The Oxford handbook of Islamic theology /

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Bibliographic Details
Imprint:Oxford : Oxford University Press, 2014-2016.
Description:1 online resource.
Series:Oxford handbooks online
Oxford handbooks online.
Subject:Islam -- Doctrines.
Islam -- Doctrines.
Format: E-Resource Journal
URL for this record:
Hidden Bibliographic Details
Varying Form of Title:Handbook of Islamic theology
Islamic theology
Other authors / contributors:Schmidtke, Sabine, editor.
Frequency:Monthly, 2014-2016
ISBN:9780191756924 (online resource) : No price
Notes:Includes bibliographical references and index.
Description based on online resource; title from home page (viewed on July 4, 2016).
Summary:The Oxford Handbook of Islamic Theology provides a comprehensive and authoritative survey of the current state of the field. It provides a variegated picture of the state of the art and at the same time suggests new directions for future research. Part One covers the various strands of Islamic theology during the formative and early middle periods, rational as well as scripturalist. To demonstrate the continuous interaction among the various theological strands and its repercussions (during the formative and early middle period and beyond), Part Two offers a number of case studies. Part Three covers Islamic theology during the later middle and early modern periods. Part Four addresses the impact of political and social developments on theology through a number of case studies. Part Five considers Islamic theological thought from the end of the early modern to the modern period.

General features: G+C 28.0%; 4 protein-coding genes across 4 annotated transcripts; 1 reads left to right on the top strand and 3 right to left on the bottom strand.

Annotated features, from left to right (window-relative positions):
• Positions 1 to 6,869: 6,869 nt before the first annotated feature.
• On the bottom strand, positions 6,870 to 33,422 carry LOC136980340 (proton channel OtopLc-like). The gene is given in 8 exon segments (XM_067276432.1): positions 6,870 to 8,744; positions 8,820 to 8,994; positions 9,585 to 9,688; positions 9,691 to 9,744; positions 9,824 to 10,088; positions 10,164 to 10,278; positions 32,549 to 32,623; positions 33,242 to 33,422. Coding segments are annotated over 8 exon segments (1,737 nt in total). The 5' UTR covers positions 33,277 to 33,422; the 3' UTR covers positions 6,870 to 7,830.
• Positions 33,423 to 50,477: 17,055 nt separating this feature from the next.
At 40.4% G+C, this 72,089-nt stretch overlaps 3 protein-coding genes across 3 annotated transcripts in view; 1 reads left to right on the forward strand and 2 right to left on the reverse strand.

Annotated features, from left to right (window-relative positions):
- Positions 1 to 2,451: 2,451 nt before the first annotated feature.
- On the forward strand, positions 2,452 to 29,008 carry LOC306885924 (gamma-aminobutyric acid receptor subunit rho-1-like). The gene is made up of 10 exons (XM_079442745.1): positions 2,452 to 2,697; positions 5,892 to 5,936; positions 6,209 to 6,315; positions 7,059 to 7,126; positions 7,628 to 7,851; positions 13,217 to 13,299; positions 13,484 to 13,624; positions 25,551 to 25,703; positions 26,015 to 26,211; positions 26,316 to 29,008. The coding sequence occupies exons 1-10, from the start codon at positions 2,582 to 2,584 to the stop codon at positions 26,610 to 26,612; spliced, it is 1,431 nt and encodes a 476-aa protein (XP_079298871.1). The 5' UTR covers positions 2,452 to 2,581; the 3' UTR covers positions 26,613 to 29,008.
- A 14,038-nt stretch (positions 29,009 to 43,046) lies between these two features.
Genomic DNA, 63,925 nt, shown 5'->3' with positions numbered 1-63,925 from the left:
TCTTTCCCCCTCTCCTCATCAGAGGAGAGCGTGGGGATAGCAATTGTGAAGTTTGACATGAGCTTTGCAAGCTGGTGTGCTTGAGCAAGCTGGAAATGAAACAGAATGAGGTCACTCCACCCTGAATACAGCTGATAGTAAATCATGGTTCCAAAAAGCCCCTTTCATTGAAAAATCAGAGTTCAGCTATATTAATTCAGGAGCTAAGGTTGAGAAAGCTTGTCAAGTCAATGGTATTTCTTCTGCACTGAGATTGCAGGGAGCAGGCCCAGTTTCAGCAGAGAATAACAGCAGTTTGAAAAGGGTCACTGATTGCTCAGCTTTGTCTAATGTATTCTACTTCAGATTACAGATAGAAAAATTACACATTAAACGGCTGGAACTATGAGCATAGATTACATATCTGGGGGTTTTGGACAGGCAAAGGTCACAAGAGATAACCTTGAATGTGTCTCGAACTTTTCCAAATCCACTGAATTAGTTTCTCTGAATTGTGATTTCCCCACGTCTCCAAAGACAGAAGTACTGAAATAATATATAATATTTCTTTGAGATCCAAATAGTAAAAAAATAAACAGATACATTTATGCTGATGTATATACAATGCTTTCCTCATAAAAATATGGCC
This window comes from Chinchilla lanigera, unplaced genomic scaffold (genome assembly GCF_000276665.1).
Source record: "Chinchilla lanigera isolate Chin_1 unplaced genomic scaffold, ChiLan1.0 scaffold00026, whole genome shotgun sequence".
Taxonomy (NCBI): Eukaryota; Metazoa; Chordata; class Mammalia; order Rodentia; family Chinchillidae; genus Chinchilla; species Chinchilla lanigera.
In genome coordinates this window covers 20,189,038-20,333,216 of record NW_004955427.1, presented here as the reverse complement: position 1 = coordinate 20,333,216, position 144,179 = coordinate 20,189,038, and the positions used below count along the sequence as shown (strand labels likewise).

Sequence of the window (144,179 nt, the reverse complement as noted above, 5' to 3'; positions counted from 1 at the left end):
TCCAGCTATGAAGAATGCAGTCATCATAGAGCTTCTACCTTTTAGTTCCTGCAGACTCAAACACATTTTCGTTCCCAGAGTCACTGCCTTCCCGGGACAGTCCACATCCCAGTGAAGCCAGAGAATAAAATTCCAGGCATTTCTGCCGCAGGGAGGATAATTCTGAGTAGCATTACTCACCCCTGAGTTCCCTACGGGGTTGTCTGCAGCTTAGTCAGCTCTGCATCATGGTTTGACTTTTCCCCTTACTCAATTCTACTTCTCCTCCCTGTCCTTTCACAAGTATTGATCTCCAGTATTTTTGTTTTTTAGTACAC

Other form:Print version : 9780199696703
Review by Choice Review

The study of Islam tends to focus on the Koran, history, beliefs, practices (both ritual and ethical), and political issues, but now the "Oxford Handbooks" series offers a wide-ranging historical presentation of Islam theology. Scholars (kalam) and traditionalists alike drew on the Koran and the prophetic tradition (Sunna) to address questions about Allah and relations between the deity and the world, but rationalists went further to think and write about the world as well as the deity. Thus the rich intellectual history of Islamic theology evidences not only a wide range of themes and topics but also sharp exchanges between competing schools. Schmidtke (Institute for Advanced Study, Princeton) divides the 41 essays in this volume into five sections. The historical sections cover the formative, middle (11th-19th centuries), and modern periods and examine Mu'tazilite, Ash'arite, Maaturidite, and Sufi theologies along with theology in Ottoman, Asian, and Indian lands. The topical sections deal with relations among Islamic theologians and between Muslim theologians and their non-Muslim environments. Given its scope and the uniformly high quality of the essays, this volume will be an excellent resource/textbook for those interested in Islamic theology and philosophy. Summing Up: Highly recommended. Upper-division undergraduates through faculty and professionals; general readers. --Larry J. Alderink, Concordia College

Copyright American Library Association, used with permission.
Review by Choice Review